Blue Ram CichlidOnline Aquarium Fish Magazine | German Blue Ram Cichlid
Microgeophagus ramirezi, Apistogramma Ramerzii
The blue ram cichlid or otherwise commonly known as the butterfly cichlid is another of the beautiful dwarf cichlids often desired by the aquarist. The Blue Ram Cichlid is a stocky fish with bright grey/blue flanks. Yellow, gold and black with blue are the coloration of the head and chest with a red patch on the belly. A black vertical line runs across the eye and red patch around it. It has a large yellow dorsal fin with black at the front edge and red marking the upper and lower lobes of the tail and dorsal fin. The pelvic fins are mostly red with blue.
These Blue Ram Cichlids come from the rivers of Venezuela, and Columbia. They require a temperature of 78-85°F (26-30°C) with 80-81°F (27-28°C) being the most acceptable and a pH 5.5 - 7.0. Soft water is best for them but it is known for some of them to adapt well to moderately hard water. Aquarists generally find it is not 'easy' to keep this fish, as they often die soon after purchase. This is because they need well established water to feel comfortable enough in and they can be picky eaters at first. Introduction to an established tank is essential as they are likely to die if the water is not 'old' enough.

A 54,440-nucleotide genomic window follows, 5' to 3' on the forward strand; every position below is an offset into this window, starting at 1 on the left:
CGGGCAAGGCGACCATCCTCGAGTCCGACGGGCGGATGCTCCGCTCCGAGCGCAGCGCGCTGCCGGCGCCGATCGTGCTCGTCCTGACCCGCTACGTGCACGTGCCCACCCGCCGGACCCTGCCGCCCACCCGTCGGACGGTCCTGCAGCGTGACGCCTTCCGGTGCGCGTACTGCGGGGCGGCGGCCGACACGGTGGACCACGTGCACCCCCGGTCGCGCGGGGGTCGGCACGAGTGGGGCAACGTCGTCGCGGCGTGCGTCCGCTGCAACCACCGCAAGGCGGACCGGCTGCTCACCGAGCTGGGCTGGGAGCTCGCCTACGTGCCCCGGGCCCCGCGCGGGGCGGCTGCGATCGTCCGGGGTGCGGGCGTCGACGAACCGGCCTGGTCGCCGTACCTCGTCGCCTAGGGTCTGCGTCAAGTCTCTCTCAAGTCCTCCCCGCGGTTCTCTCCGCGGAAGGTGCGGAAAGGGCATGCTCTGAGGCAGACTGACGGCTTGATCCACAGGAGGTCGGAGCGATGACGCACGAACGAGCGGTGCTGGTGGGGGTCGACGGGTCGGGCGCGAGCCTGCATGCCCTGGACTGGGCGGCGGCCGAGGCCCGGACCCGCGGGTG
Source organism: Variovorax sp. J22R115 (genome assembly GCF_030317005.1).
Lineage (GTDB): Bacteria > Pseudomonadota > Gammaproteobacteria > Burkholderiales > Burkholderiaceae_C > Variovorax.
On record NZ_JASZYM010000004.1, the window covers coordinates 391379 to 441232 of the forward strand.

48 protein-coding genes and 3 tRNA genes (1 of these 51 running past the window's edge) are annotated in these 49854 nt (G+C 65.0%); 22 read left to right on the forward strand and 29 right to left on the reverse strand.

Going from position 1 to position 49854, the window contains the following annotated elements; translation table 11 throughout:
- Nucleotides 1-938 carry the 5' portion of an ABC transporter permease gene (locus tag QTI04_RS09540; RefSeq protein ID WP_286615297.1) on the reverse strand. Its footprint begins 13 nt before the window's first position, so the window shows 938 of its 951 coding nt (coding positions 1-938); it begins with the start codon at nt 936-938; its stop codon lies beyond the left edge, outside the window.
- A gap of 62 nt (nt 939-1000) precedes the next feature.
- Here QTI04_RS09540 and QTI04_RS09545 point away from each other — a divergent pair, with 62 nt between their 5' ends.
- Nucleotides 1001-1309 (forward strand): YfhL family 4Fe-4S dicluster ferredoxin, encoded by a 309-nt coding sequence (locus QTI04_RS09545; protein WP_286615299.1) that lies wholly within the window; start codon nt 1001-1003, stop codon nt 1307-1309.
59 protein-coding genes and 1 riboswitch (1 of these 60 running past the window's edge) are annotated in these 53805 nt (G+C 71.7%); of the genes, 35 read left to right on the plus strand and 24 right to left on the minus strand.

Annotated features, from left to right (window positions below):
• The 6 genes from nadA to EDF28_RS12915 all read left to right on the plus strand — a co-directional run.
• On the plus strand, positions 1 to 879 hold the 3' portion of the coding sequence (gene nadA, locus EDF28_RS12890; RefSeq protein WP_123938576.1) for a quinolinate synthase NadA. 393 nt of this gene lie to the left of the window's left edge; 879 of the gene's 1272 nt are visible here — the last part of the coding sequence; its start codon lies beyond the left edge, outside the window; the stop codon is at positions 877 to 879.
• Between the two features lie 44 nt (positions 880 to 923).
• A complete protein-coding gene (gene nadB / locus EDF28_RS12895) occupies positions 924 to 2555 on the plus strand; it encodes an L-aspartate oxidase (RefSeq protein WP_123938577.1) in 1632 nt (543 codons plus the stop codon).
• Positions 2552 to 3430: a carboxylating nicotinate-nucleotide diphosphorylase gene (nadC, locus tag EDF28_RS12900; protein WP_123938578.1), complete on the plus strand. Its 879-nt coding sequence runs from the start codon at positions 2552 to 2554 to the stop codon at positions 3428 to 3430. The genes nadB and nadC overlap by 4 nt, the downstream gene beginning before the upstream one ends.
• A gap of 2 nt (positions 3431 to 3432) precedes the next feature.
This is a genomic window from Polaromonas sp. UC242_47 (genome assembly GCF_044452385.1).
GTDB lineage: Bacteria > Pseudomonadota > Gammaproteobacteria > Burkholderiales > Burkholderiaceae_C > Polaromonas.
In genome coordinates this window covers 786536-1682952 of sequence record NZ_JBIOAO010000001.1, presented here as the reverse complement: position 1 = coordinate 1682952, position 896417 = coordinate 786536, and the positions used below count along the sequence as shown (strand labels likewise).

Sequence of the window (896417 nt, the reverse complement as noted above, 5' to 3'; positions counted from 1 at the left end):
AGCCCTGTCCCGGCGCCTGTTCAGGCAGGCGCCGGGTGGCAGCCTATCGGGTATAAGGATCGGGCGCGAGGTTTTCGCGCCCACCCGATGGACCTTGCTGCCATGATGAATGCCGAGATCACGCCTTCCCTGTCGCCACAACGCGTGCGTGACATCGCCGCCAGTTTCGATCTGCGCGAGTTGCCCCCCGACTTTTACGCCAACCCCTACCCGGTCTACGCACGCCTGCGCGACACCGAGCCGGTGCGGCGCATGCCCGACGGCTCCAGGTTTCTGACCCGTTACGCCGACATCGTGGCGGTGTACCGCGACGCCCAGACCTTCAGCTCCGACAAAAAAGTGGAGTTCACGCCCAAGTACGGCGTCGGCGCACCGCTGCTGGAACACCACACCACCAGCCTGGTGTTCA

As with other cichlids, hiding places should be provided for your Blue Ram Cichlid with decorations, plants etc. for shelter when there is aggression especially during the breeding period. They grow between 2 to 3 inches (5 - 7.5 cm), the female being the bigger of the two with a life span of approximately 3 years. A minimum tank size of 20 gallons (75.5 liters) is needed for each pair that is kept.
Most fish can be kept as tank mates with the Blue Ram Cichlid as long they are not extremely aggressive fish or fish that are big enough to eat them. Other male dwarf cichlids shouldn't be kept with them unless the tank exceeds 40 gallons. If the tank is less than 30 gallons it won't be a good idea to have more than one male ram as there may be territorial disputes.
German blue rams are omnivores. They will accept most food, however frozen or live foods are preferred more. Rams that are newly introduced to the aquarium sometimes tend to picky eaters, refusing food or just nibbling. Frozen bloodworms/brine shrimp and live foods are best fed at this time. As it is observed that they are starting to eat more freely, slowly, pellets, flakes and other foods can be fed.
Identifying the gender in rams is not as difficult as might be expected. An adult female is stockier built, her tail has a more round edging and the red patch on her belly is bigger and bolder than the male. With males, the back of their dorsal and anal fins have more of a pointed edge, their tails have a V shape, are more sharp edged and they have a elongated 2nd ray in their dorsal fins. For more info on sexing your rams - Sexing Ram Cichlds